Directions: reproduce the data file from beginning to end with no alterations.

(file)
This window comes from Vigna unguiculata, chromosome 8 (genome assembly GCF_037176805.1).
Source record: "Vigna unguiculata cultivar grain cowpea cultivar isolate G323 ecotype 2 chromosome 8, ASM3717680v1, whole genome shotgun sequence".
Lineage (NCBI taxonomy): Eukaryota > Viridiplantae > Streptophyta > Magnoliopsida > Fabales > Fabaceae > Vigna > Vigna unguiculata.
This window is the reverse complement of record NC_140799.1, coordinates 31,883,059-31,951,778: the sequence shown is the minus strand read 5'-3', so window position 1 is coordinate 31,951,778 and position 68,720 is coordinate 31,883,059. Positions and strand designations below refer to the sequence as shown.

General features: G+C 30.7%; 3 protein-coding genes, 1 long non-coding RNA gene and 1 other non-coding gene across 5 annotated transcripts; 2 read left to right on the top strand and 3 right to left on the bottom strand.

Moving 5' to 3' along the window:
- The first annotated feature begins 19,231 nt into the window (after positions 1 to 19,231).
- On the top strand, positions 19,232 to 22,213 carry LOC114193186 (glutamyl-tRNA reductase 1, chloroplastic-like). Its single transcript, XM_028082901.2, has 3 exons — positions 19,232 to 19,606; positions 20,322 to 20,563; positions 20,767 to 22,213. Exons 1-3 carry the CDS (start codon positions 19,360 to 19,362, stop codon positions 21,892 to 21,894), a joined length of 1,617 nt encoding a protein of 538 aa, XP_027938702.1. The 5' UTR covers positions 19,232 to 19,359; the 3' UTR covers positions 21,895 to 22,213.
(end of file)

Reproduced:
This window comes from Vigna unguiculata, chromosome 8 (genome assembly GCF_037176805.1).
Source record: "Vigna unguiculata cultivar grain cowpea cultivar isolate G323 ecotype 2 chromosome 8, ASM3717680v1, whole genome shotgun sequence".
Lineage (NCBI taxonomy): Eukaryota > Viridiplantae > Streptophyta > Magnoliopsida > Fabales > Fabaceae > Vigna > Vigna unguiculata.
This window is the reverse complement of record NC_140799.1, coordinates 31,883,059-31,951,778: the sequence shown is the minus strand read 5'-3', so window position 1 is coordinate 31,951,778 and position 68,720 is coordinate 31,883,059. Positions and strand designations below refer to the sequence as shown.

General features: G+C 30.7%; 3 protein-coding genes, 1 long non-coding RNA gene and 1 other non-coding gene across 5 annotated transcripts; 2 read left to right on the top strand and 3 right to left on the bottom strand.

Moving 5' to 3' along the window:
- The first annotated feature begins 19,231 nt into the window (after positions 1 to 19,231).
- On the top strand, positions 19,232 to 22,213 carry LOC114193186 (glutamyl-tRNA reductase 1, chloroplastic-like). Its single transcript, XM_028082901.2, has 3 exons — positions 19,232 to 19,606; positions 20,322 to 20,563; positions 20,767 to 22,213. Exons 1-3 carry the CDS (start codon positions 19,360 to 19,362, stop codon positions 21,892 to 21,894), a joined length of 1,617 nt encoding a protein of 538 aa, XP_027938702.1. The 5' UTR covers positions 19,232 to 19,359; the 3' UTR covers positions 21,895 to 22,213.